“It was a pleasure to participate in the IDF’s Inclusive Insurance Working Group during the country workshop in Dakar to present on the Global Shield against Climate Risks. The main objective of the Global Shield against Climate Risks is to provide the most affected people and countries with easier and better access to Climate and Disaster Risk Finance and Insurance (CDRFI) solutions, adapted to the local context and with greater ownership by countries along the entire process. For this reason, we were happy to have the opportunity to engage in this workshop and initiate discussions on protection gaps, along with exploring how Senegal can benefit from the Global Shield.”
Workshop participant Omar Diouf, Head of the technical department at Compagnie Nationale d’Assurance Agricole du Senegal (CNAAS), said:
“We are currently facing concerns about climate change, which is increasing the risk of natural disasters, particularly affecting vulnerable populations. In managing these risks, inclusive insurance is emerging as one of the most effective tools, complementing assistance and prevention efforts. In addition, it is the responsibility of the State, in close collaboration with professional organisations, insurers and investors, to design and implement a policy to support social protection.
This initiative, encompassing both social and economic aspects, aims to guarantee the security of the population, especially those on low incomes. The aim of this approach is to reduce the exposure of people, especially the most vulnerable, by offering them insurance cover tailored to their financial resources and needs. In short, it is a solution that will significantly strengthen the resilience of these communities in the face of growing environmental challenges.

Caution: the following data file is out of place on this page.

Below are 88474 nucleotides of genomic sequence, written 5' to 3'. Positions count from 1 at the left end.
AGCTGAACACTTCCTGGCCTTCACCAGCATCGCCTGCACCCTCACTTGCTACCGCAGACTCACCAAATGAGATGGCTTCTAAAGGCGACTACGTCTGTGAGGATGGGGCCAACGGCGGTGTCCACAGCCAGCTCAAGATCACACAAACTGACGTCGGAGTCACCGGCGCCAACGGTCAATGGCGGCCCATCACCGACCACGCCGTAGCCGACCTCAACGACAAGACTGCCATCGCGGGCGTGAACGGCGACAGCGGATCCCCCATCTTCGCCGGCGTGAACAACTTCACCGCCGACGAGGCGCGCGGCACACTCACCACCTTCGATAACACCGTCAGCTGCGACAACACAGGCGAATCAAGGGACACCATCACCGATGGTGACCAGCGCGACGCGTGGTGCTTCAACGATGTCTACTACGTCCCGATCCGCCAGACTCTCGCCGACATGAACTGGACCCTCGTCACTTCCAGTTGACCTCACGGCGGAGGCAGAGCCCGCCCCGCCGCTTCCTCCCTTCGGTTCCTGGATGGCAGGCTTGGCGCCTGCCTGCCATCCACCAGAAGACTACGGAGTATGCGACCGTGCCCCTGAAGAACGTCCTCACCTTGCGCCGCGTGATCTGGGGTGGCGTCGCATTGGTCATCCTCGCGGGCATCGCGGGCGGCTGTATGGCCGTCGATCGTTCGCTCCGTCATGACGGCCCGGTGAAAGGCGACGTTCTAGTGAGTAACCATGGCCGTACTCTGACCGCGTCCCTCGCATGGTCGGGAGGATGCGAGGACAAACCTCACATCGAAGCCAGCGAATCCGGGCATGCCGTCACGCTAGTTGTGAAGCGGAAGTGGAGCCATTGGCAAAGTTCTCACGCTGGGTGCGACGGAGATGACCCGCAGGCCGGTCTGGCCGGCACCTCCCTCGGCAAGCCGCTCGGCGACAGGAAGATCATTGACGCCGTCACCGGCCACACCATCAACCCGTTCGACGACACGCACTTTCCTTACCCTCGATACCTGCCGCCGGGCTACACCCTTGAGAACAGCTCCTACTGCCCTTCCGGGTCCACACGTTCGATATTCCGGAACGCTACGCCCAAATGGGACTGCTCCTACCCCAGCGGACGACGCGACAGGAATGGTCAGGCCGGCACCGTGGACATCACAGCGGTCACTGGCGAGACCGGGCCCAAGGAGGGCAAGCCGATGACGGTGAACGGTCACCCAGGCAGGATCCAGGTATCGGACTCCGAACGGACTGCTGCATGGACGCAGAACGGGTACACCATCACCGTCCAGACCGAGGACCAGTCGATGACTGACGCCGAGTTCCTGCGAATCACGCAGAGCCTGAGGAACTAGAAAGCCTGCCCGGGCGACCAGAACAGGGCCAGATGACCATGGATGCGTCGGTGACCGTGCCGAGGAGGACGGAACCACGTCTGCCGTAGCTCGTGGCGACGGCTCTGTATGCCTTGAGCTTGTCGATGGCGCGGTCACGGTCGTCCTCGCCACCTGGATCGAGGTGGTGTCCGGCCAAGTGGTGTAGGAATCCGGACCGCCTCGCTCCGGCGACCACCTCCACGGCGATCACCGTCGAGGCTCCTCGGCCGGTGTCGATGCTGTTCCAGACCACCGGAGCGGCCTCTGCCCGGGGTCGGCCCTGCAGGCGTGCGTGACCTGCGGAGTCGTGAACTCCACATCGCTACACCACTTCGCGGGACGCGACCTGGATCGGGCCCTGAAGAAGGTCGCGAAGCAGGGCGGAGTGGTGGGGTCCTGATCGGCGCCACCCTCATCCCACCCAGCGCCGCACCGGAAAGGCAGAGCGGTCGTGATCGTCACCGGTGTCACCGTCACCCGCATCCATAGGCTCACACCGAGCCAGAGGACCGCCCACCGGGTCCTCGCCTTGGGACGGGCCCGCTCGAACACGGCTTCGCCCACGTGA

The organisation of this workshop by MiN and IDF, supported by UNDP, is a major step forward in the search for a lasting solution to such a significant problem.”
Michael J. McCord, Managing Director, MicroInsurance Centre at Milliman, IDF IIWG member, said:
“Too often in the development sector we see siloed and duplicative initiatives. Identifying linkages between donors and the public and private sectors and leveraging each other’s resources, technical skills, and networks is an efficient and effective way to maximize inclusive insurance outcomes, and I am pleased to say that this is exactly the approach the IDF’s IIWG and UNDP’s IRFF are taking in Senegal. For the joint inception workshop in Dakar held July 2023, the IIWG and the IRFF coordinated both content and logistics for the event, presenting to a multistakeholder audience pivotal for both initiatives. Going forward, the idea will be to maintain that aligned and complementary approach to implementing recommendations among the IIWG, IRFF, and insurance industry and regulator in Senegal.”
Pedro Pinheiro, the coordinator of the IDF Inclusive Insurance Working Group, said:
“The outcomes of the inclusive insurance session at the Senegal workshop encapsulate the spirit of partnership, innovation, and determination that are core values of the IDF. By convening stakeholders from various sectors and backgrounds, the workshop embodied the essence of engagement, the cornerstone of the inclusive insurance roadmap.
The roadmap itself is a testament to the power of implementation, action, impact, and advocacy – these pillars provide the framework for Senegal’s journey towards greater resilience. The commitment of all participants, including UNDP, GIIF, MIC@Milliman, speaks to our shared dedication to securing a more resilient future for Senegal.
Together, we will continue to work tirelessly to bridge the insurance gap and empower communities to withstand the challenges they face. As we move forward, let us remember that resilience knows no boundaries, and the path we forge today through collaboration, knowledge sharing and innovation, will pave the way for a brighter, more secure tomorrow.”
Note: This Implementation Update is based on the insights, discussions, and outcomes of the inclusive insurance session organised by the IDF’s IIWG during the country workshop promoted by UNDP with MIC@Milliman in Dakar, on the 13th of July 2023. It reflects the collaborative efforts of diverse stakeholders and underscores the commitment of the IDF and its partners to advance the cause of inclusive insurance in Senegal and beyond.
19th October, 2023